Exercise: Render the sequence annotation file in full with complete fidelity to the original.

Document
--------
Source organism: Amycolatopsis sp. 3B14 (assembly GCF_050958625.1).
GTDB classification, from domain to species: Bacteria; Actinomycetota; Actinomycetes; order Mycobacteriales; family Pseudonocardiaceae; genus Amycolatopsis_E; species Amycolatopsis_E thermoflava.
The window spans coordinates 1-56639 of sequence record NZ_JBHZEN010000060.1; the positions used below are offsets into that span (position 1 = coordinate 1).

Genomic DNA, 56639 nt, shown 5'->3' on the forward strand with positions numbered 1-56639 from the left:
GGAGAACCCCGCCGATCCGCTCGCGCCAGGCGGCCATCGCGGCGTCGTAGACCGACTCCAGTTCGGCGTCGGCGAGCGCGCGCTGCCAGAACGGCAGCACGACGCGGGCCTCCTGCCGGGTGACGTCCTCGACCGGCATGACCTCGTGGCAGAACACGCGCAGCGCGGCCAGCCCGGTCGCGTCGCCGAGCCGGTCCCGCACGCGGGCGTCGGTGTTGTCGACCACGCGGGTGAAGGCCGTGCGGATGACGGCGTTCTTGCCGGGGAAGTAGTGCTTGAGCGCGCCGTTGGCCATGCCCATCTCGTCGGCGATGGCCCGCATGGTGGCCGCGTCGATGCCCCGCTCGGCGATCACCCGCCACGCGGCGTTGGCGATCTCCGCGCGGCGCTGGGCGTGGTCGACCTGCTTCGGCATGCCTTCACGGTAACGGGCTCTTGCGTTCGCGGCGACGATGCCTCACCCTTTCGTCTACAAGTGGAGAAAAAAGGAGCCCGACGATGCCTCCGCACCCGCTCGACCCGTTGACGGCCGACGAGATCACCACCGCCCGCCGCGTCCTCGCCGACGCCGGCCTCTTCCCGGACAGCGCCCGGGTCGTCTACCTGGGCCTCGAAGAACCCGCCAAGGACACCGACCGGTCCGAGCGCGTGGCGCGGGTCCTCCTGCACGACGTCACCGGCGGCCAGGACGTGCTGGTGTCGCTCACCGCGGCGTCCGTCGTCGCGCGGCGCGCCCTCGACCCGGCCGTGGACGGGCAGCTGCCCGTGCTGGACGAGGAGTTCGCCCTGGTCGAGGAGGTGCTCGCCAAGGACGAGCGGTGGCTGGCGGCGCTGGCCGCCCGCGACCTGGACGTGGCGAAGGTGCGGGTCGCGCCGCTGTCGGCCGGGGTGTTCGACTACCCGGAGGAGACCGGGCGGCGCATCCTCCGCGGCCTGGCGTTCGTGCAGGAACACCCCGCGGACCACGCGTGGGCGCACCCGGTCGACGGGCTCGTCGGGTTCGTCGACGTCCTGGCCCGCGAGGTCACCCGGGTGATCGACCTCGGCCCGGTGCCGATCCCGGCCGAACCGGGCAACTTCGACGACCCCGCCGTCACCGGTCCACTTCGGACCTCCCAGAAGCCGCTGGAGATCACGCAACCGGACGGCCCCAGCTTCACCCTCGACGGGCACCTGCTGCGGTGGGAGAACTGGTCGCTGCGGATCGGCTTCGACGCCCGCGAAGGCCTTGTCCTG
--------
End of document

Source organism: Amycolatopsis sp. 3B14 (assembly GCF_050958625.1).
GTDB classification, from domain to species: Bacteria; Actinomycetota; Actinomycetes; order Mycobacteriales; family Pseudonocardiaceae; genus Amycolatopsis_E; species Amycolatopsis_E thermoflava.
The window spans coordinates 1-56639 of sequence record NZ_JBHZEN010000060.1; the positions used below are offsets into that span (position 1 = coordinate 1).

Genomic DNA, 56639 nt, shown 5'->3' on the forward strand with positions numbered 1-56639 from the left:
GGAGAACCCCGCCGATCCGCTCGCGCCAGGCGGCCATCGCGGCGTCGTAGACCGACTCCAGTTCGGCGTCGGCGAGCGCGCGCTGCCAGAACGGCAGCACGACGCGGGCCTCCTGCCGGGTGACGTCCTCGACCGGCATGACCTCGTGGCAGAACACGCGCAGCGCGGCCAGCCCGGTCGCGTCGCCGAGCCGGTCCCGCACGCGGGCGTCGGTGTTGTCGACCACGCGGGTGAAGGCCGTGCGGATGACGGCGTTCTTGCCGGGGAAGTAGTGCTTGAGCGCGCCGTTGGCCATGCCCATCTCGTCGGCGATGGCCCGCATGGTGGCCGCGTCGATGCCCCGCTCGGCGATCACCCGCCACGCGGCGTTGGCGATCTCCGCGCGGCGCTGGGCGTGGTCGACCTGCTTCGGCATGCCTTCACGGTAACGGGCTCTTGCGTTCGCGGCGACGATGCCTCACCCTTTCGTCTACAAGTGGAGAAAAAAGGAGCCCGACGATGCCTCCGCACCCGCTCGACCCGTTGACGGCCGACGAGATCACCACCGCCCGCCGCGTCCTCGCCGACGCCGGCCTCTTCCCGGACAGCGCCCGGGTCGTCTACCTGGGCCTCGAAGAACCCGCCAAGGACACCGACCGGTCCGAGCGCGTGGCGCGGGTCCTCCTGCACGACGTCACCGGCGGCCAGGACGTGCTGGTGTCGCTCACCGCGGCGTCCGTCGTCGCGCGGCGCGCCCTCGACCCGGCCGTGGACGGGCAGCTGCCCGTGCTGGACGAGGAGTTCGCCCTGGTCGAGGAGGTGCTCGCCAAGGACGAGCGGTGGCTGGCGGCGCTGGCCGCCCGCGACCTGGACGTGGCGAAGGTGCGGGTCGCGCCGCTGTCGGCCGGGGTGTTCGACTACCCGGAGGAGACCGGGCGGCGCATCCTCCGCGGCCTGGCGTTCGTGCAGGAACACCCCGCGGACCACGCGTGGGCGCACCCGGTCGACGGGCTCGTCGGGTTCGTCGACGTCCTGGCCCGCGAGGTCACCCGGGTGATCGACCTCGGCCCGGTGCCGATCCCGGCCGAACCGGGCAACTTCGACGACCCCGCCGTCACCGGTCCACTTCGGACCTCCCAGAAGCCGCTGGAGATCACGCAACCGGACGGCCCCAGCTTCACCCTCGACGGGCACCTGCTGCGGTGGGAGAACTGGTCGCTGCGGATCGGCTTCGACGCCCGCGAAGGCCTTGTCCTG